As a woman with a degree in geography, there is nothing like a map to cheer me up.  I love old maps; I have a couple framed on my walls.  I like to read new maps, in fact I am a good map reader, dispelling all those rumours about the map reading skills of women; although I am happy to allow Google Maps to take me round a town centre.  They seem to know, and understand, the one-way systems, road works and any unexpected hold-ups.  However, I love the feel of a map in my hand; I can get pleasure from just looking at the map, not to get anywhere in particular but just for the thrill of wondering what is around the next corner.  The map is the key to the unknown, to new adventures and discoveries.  One of the things that I have discovered is that an out-of-date map is useless as a map but it makes the most amazing wrapping paper for presents.  Maps are always made of good quality paper, paper with substance; you can choose a particular map that has relevance to the gift recipient.  I love being able to do that, ensuring the maps that I am actively using are up-to-date and the out-of-date maps are recycled.

When I saw Kirsty Palmer’s stall, on the Royal Mile, last year I was so excited to see all those tea towels with maps on; I bought the one that would remind me of Edinburgh and the surrounding areas but I have ambitions to go to Skye in order to buy one of Skye.  I can almost imagine starting a collection of Kirsty’s maps!  Thank you Kirsty for inspiring me to put finger to keypad and getting me out of a lethargy.

The Single Malt Whisky Flavour Map: 2017


For someone who doesn’t drink alcohol, and hasn’t since 2000, and for someone who has never liked the taste of whisky, I am absolutely fascinated by Malt Whisky, especially Single Malts.  It started in the early 1980s when I first visited a distillery, Glenturret.  I loved everything about it: it’s remote location, it’s history and the links with the illegal stills, the beauty of the copper pot stills, immaculately polished, the ceremony of tasting and drinking whisky, special elliptical glasses designed for drinking whisky, the debates about whether water or ice should be added, the amount of distilleries that there are, the different flavours of the Malts depending where the distilleries are and the source of their water, the smell of the grain, the sound of the burn that provides the water………  I like the fact that there are so many books written as ‘guides’ to the Whiskys, with stunning colour photographs.  I love the fact that Scotland has developed the Malt Whisky Trail, taking you from distillery to distillery, better to be done by coach since they are usually in remote locations, with no public transport, yet part of the tour is about tasting the different whiskys.

Since my visit to Glenturret, which I have revisited on many occasions, I have been to many other distilleries.  Distilleries that have some kind of Visitor Centre, always have shops full of related items from crystal glasses to water jugs, decanters to silver quaiches and often tea towels.  I have many a tea towel from a distillery but also some about the process of making Whisky but I haven’t seen the Flavour Map before.  Jenny bought this for me last Christmas; it is just the sort of Tea Towel that I like, lots of information,  presented in an unusual manner, it’s stylish.

The centre of the tea towel is a grid with ‘Smoky’ at the top and ‘Delicate’ at the bottom, with ‘Light’ to the left and ‘rich’ to the right: a number of Malt Whiskys are placed within the grid, in relation to their taste.  I am a bit shocked at how many of those whiskeys I have seen made!   The fact is that there is a whole industry set up around ‘Whisky Tasting’.  I remember, one year at the Edinburgh Fringe Festival, going to the Scotch Malt Whisky Society for an evening of Gaelic music, lectures on Malt Whisky tasting and then sampling a few varieties; it was unusual event because, on this one occasion, the Scotch Malt Whisky Society was open to non-members.  No opening a bottle and having a quick drink; the ceremony of drinking Malt Whisky is more complicated than that of a Japanese Tea Ceremony, sniffing it, trying to identify the aromas, swirling it around in the glass, warmed at the base by your hands, another sniff, a taste and repeat the process.  The key to the Whisky Tasting Ceremony is the aroma.  There are four primary tastes but thirty-two primary aromas.  Every sample of Malt Whisky presents a bouquet of aromas – in some cases 20-30 identifiable scents.  Wittgenstein’s belief that “the limits of my language mean the limits of my world” possibly sums up the whole Whisky Tasting Ceremony: you have to have the language to describe the flavours.  This is why the grid in the centre of the tea towel is surrounded by bowers of hedgerows, leaves, fruits, all of which contribute to the language of the aromas of Malt Whisky.  Aromas fall into groups of ‘woody’ (possibly cigar boxes or aniseed), ‘winey’ (maybe bitter chocolate or Chardonnay), ‘cereal’ (could be hen’s mash or boiled pork), ‘fruity’ (might be oranges or acid drops), ‘floral’ (might be fabric softener or fir trees), ‘peaty’ (possibly TCP or anchovies), ‘fenty’ ( could be plastic mac or tea pots) and finally ‘sulphury’ (Match box or pencil eraser) and much more.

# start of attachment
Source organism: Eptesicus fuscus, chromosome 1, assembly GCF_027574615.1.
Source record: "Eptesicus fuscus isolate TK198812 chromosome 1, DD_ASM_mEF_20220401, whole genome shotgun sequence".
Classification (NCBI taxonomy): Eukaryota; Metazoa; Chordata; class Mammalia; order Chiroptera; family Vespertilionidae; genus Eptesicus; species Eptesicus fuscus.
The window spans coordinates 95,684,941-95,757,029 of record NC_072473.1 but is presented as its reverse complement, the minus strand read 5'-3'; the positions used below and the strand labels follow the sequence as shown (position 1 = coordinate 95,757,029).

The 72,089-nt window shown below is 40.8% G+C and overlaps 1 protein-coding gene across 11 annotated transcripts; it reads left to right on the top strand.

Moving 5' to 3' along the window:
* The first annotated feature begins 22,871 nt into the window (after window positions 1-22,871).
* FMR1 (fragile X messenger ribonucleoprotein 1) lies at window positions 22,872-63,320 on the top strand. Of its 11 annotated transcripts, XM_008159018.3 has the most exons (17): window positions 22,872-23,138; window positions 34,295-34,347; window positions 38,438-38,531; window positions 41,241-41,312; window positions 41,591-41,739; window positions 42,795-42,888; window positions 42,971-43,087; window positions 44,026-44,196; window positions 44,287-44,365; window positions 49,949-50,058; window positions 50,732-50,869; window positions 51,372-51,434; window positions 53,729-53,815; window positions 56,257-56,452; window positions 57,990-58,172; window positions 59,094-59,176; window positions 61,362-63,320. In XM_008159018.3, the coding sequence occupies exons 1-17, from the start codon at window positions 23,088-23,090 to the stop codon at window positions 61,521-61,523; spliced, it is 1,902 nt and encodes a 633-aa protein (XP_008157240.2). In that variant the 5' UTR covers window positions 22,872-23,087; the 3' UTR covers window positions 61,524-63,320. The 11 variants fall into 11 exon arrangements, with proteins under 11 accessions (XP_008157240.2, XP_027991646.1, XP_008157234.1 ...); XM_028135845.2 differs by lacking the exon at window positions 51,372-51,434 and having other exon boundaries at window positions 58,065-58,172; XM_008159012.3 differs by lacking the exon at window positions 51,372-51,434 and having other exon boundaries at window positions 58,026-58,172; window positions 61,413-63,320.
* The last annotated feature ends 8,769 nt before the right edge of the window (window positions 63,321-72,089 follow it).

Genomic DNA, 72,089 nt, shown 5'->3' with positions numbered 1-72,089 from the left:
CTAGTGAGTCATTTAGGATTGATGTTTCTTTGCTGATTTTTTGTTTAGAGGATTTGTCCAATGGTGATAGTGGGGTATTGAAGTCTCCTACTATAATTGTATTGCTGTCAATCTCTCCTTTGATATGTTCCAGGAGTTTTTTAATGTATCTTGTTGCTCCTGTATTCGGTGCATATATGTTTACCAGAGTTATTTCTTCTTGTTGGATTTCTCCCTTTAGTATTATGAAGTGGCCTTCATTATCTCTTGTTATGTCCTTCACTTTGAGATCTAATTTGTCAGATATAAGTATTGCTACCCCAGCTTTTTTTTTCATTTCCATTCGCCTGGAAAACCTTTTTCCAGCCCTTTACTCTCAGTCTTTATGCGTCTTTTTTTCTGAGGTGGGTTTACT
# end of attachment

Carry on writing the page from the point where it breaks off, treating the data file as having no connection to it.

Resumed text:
My interest in Scotch Malt Whisky included the collection of miniature bottles of Malt Whisky.  John built four sets of matching shelves, six shelves in each, each shelf would hold between 6 and 8 bottles each; that’s a lot of bottles.  They did make a wonderful display but were a devil to dust.  After John died, they were a significant reminder of his love of distilleries; but after a while, actually after about 15 years, I realised that the miniature Whiskys were not mine and I had lots of other reminders (like tea towels) and decided to give them away.  Lynn and Helen really like good Malt Whisky so I wrapped each up, individually, with a note saying when and where they were bought, and encouraged them to try them, in the crystal glasses that belonged to my mother.  They had fun trying the different whiskeys, sharing some with friends and I had good fun imagining them doing this.

I love the memories this tea towel has created, taking me down memory lane and looking at how beautiful it is.  I especially like the line at the bottom because it does sum up my approach to wiping up

”If drying up becomes a chore, Here’s a wealth of flavours to explore”